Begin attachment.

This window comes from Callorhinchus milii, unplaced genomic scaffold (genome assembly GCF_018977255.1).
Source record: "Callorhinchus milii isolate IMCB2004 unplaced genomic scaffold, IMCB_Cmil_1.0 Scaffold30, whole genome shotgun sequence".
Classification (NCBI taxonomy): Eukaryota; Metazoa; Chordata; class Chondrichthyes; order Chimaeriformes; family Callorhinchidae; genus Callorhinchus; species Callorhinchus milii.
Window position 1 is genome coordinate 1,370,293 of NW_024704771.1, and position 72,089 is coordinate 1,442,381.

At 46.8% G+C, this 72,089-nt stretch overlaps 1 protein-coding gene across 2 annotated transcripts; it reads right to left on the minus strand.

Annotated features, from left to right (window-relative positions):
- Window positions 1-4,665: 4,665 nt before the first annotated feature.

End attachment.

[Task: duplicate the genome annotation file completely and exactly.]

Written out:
This window comes from Callorhinchus milii, unplaced genomic scaffold (genome assembly GCF_018977255.1).
Source record: "Callorhinchus milii isolate IMCB2004 unplaced genomic scaffold, IMCB_Cmil_1.0 Scaffold30, whole genome shotgun sequence".
Classification (NCBI taxonomy): Eukaryota; Metazoa; Chordata; class Chondrichthyes; order Chimaeriformes; family Callorhinchidae; genus Callorhinchus; species Callorhinchus milii.
Window position 1 is genome coordinate 1,370,293 of NW_024704771.1, and position 72,089 is coordinate 1,442,381.

At 46.8% G+C, this 72,089-nt stretch overlaps 1 protein-coding gene across 2 annotated transcripts; it reads right to left on the minus strand.

Annotated features, from left to right (window-relative positions):
- Window positions 1-4,665: 4,665 nt before the first annotated feature.